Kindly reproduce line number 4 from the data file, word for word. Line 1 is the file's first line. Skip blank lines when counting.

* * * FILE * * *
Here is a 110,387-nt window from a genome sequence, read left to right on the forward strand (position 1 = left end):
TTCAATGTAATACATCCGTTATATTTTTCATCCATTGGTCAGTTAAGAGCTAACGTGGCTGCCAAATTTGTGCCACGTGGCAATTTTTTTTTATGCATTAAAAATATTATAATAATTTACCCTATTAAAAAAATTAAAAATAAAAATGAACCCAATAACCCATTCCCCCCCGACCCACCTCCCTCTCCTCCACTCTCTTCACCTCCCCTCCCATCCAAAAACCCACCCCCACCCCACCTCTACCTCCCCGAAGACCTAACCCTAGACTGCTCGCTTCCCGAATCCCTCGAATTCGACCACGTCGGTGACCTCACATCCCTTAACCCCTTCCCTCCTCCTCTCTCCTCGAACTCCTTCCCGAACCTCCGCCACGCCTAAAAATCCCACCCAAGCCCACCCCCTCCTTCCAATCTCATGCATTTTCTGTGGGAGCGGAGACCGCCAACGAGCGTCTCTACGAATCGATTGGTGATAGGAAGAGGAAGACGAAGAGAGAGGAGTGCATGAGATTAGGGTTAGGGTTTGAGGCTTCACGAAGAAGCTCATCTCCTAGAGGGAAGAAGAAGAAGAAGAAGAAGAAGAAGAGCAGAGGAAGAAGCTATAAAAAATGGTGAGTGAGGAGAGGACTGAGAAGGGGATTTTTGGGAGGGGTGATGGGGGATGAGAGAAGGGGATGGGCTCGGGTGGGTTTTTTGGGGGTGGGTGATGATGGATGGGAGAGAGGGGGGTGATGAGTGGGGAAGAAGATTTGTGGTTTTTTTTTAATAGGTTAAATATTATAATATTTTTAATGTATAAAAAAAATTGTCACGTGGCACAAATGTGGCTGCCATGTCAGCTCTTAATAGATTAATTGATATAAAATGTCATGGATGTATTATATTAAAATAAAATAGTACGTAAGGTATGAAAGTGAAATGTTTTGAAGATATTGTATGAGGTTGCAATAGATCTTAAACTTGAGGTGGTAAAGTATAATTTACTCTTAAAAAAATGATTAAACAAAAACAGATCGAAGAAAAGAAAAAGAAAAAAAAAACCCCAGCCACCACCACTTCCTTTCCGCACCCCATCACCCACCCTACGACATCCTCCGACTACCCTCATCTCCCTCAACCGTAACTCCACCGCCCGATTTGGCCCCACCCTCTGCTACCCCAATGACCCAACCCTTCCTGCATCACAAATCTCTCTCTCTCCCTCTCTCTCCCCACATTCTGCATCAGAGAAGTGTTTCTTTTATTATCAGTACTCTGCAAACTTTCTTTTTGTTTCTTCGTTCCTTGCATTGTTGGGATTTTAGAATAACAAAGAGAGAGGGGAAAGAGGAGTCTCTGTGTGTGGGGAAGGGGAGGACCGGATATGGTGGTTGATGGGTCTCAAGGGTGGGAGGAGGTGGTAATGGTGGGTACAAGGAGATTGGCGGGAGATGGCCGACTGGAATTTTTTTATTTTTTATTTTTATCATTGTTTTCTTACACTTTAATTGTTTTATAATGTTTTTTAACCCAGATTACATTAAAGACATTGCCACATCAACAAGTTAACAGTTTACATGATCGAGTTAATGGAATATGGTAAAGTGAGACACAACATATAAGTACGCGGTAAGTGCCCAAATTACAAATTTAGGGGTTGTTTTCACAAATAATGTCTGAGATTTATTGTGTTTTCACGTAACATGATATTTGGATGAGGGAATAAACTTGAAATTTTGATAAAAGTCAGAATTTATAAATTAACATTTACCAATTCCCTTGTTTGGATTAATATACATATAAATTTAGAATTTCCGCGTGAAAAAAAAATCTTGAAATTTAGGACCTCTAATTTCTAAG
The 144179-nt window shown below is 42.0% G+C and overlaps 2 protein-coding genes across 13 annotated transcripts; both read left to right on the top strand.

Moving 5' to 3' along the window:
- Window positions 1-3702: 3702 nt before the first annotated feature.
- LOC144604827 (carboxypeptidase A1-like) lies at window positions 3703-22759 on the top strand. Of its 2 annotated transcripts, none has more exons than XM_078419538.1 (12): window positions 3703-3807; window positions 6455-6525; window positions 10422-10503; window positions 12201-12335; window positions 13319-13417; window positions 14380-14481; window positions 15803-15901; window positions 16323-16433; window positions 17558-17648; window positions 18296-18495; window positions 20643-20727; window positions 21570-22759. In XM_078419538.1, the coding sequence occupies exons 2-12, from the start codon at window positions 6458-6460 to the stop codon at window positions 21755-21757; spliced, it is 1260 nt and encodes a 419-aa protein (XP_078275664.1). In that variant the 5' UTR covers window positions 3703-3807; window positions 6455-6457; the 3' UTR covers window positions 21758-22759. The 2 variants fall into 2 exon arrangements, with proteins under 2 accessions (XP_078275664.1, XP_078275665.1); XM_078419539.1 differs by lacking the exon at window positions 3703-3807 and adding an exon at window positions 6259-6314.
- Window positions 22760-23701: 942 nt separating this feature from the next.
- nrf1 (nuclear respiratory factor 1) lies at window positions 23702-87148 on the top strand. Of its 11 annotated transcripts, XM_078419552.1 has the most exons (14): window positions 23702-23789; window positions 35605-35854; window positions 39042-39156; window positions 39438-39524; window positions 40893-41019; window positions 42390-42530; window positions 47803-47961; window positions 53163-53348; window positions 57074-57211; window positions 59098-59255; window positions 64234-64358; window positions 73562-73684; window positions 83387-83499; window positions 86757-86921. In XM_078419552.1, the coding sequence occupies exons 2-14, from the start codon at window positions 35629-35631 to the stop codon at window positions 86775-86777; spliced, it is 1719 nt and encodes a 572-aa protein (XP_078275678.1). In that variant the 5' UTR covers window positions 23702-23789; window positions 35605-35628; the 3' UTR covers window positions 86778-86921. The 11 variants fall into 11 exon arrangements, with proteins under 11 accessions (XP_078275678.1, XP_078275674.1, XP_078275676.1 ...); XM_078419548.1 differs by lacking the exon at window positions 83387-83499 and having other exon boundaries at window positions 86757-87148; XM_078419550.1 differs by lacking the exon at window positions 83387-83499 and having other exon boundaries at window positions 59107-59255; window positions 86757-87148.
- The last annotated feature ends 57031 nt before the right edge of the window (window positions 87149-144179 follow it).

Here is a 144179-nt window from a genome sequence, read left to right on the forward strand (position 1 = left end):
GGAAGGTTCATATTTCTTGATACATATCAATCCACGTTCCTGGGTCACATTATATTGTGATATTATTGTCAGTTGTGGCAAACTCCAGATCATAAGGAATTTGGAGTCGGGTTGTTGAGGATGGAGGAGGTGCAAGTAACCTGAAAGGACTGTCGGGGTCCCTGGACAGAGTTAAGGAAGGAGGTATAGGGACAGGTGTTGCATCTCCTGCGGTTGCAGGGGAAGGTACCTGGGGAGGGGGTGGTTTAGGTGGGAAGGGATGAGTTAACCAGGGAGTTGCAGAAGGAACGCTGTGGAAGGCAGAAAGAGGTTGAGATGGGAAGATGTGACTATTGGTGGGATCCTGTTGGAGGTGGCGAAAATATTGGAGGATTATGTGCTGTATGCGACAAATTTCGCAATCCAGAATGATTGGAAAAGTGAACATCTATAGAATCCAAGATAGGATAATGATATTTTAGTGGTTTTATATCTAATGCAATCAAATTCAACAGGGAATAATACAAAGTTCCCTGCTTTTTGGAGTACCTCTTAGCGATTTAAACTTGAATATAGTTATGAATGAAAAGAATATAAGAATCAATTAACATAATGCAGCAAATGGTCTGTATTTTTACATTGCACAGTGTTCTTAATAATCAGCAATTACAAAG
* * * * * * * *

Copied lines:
Moving 5' to 3' along the window: